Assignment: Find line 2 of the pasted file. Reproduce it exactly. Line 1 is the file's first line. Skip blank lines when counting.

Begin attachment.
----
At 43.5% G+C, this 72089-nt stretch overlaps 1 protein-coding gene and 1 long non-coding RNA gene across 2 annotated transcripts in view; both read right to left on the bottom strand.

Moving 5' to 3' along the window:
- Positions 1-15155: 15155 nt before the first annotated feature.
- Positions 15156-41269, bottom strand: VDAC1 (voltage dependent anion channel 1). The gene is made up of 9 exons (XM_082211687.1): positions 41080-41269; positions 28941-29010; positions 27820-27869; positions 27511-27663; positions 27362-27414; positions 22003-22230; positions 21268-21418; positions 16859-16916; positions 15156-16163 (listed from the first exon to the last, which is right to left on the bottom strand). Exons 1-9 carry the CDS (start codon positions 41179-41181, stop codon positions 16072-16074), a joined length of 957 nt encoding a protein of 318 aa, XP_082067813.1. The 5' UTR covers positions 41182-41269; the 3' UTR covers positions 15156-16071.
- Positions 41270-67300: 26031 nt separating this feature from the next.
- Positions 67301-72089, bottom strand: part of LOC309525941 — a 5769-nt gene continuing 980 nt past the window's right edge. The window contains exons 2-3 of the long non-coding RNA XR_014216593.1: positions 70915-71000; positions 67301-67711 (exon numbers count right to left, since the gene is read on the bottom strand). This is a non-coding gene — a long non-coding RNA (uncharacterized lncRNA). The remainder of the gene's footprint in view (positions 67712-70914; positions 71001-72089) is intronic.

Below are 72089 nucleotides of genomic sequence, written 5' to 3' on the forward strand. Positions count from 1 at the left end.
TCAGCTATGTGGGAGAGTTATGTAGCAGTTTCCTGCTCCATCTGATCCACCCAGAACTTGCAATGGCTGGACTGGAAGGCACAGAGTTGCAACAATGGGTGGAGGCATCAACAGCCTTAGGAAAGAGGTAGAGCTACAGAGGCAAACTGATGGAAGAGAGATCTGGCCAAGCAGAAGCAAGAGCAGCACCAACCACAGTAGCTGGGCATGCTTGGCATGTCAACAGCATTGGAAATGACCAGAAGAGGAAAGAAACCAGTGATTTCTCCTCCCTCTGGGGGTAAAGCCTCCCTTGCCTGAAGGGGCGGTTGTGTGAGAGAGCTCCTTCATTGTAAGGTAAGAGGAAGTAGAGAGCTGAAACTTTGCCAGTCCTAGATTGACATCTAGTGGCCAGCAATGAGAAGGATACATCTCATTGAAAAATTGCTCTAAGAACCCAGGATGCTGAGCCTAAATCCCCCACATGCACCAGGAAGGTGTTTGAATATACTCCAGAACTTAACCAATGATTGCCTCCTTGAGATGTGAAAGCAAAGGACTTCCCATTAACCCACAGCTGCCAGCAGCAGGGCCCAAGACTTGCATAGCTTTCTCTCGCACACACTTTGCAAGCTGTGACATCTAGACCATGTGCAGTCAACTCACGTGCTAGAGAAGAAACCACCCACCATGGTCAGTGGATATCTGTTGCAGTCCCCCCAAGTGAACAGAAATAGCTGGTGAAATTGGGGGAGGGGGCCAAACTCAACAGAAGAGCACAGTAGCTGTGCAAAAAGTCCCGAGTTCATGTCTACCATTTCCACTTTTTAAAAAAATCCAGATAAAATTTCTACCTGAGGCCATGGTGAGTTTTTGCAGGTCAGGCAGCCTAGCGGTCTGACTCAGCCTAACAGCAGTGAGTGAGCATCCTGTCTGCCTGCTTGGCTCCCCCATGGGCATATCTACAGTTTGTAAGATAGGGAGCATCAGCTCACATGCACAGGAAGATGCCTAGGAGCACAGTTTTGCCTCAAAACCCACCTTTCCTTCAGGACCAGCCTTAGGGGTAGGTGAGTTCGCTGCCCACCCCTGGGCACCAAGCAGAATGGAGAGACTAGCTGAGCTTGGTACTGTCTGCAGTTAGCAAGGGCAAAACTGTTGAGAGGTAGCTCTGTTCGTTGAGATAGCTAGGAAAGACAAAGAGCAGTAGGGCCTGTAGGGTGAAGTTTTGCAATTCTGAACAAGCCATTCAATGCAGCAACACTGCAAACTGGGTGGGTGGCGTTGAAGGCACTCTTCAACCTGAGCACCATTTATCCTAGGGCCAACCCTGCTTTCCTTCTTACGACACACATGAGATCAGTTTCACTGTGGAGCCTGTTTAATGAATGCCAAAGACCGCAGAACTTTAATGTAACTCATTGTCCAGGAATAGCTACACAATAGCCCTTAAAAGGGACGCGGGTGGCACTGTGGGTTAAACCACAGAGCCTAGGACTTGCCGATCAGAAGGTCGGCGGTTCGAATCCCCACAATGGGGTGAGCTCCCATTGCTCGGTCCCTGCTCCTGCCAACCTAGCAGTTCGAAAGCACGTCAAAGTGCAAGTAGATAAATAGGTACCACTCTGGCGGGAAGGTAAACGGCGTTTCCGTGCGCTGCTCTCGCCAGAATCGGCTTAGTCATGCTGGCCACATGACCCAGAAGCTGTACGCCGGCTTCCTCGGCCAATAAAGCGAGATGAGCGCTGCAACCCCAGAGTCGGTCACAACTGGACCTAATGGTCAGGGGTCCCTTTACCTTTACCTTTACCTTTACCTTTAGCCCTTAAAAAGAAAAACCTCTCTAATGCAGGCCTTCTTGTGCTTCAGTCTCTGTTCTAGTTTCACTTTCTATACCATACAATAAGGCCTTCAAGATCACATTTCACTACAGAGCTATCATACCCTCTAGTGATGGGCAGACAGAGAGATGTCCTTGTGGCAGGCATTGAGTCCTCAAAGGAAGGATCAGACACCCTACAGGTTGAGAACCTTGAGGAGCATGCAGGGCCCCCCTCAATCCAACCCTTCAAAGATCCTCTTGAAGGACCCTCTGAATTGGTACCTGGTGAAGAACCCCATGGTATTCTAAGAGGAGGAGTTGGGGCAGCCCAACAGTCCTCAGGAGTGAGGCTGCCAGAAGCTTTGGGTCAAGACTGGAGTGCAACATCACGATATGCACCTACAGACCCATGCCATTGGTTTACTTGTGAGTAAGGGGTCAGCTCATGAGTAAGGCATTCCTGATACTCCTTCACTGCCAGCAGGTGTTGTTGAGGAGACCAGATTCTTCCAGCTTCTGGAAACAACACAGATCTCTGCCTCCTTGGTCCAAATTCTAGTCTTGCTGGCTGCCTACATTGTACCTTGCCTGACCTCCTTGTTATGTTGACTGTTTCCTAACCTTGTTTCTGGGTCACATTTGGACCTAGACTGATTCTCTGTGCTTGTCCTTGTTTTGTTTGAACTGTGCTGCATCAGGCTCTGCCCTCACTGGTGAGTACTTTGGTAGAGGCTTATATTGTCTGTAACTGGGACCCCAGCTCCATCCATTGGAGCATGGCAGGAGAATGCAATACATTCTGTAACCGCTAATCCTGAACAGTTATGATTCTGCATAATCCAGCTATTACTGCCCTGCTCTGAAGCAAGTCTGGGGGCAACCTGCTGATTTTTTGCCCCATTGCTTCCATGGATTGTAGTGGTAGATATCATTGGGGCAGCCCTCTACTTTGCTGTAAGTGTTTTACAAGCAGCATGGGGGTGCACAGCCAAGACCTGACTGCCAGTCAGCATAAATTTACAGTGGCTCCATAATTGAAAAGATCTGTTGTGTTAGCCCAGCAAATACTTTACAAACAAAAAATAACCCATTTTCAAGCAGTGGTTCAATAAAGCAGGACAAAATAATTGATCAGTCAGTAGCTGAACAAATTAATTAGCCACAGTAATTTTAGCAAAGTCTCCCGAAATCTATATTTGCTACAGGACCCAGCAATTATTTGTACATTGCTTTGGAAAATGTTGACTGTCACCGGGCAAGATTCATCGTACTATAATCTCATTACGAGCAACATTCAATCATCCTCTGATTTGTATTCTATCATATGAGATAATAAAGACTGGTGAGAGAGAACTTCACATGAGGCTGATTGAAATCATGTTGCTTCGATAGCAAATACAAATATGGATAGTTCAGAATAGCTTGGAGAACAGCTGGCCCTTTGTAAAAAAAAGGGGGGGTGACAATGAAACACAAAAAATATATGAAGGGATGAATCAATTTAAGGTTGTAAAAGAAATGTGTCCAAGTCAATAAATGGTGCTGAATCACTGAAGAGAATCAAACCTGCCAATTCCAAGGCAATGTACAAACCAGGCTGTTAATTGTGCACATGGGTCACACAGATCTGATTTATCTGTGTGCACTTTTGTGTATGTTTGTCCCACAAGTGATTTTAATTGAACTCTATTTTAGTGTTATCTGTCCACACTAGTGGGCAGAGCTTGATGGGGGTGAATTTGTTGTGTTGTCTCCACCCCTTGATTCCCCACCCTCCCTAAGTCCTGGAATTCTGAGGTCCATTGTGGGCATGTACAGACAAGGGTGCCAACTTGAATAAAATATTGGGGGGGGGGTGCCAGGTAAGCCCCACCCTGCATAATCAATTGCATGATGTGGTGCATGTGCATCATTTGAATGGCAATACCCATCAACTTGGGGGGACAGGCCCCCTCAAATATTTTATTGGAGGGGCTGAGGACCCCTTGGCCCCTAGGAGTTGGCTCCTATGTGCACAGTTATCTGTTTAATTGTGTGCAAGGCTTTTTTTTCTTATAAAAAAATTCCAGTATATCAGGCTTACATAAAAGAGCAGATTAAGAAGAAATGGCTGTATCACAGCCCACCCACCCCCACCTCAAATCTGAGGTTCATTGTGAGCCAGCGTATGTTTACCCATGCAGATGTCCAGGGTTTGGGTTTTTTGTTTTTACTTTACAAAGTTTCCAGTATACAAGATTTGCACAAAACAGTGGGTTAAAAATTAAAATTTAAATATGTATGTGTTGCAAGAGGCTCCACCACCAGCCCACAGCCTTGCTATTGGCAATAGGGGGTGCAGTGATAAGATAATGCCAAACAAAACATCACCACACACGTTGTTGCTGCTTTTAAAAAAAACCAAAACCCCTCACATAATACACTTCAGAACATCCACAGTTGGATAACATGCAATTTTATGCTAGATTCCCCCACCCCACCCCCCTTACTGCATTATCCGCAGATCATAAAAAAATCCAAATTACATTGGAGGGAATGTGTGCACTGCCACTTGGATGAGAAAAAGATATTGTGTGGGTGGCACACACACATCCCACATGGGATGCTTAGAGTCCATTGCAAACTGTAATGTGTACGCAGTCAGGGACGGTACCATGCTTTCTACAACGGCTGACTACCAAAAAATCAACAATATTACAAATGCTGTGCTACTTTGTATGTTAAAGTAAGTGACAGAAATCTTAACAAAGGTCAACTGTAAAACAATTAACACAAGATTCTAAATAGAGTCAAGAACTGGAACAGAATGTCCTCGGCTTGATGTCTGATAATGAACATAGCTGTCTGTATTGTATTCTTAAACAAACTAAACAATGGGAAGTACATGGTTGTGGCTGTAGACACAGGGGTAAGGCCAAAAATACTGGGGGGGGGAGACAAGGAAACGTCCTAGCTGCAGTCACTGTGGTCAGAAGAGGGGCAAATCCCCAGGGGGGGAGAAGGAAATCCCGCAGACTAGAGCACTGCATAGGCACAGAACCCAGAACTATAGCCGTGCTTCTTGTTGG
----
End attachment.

Moving 5' to 3' along the window: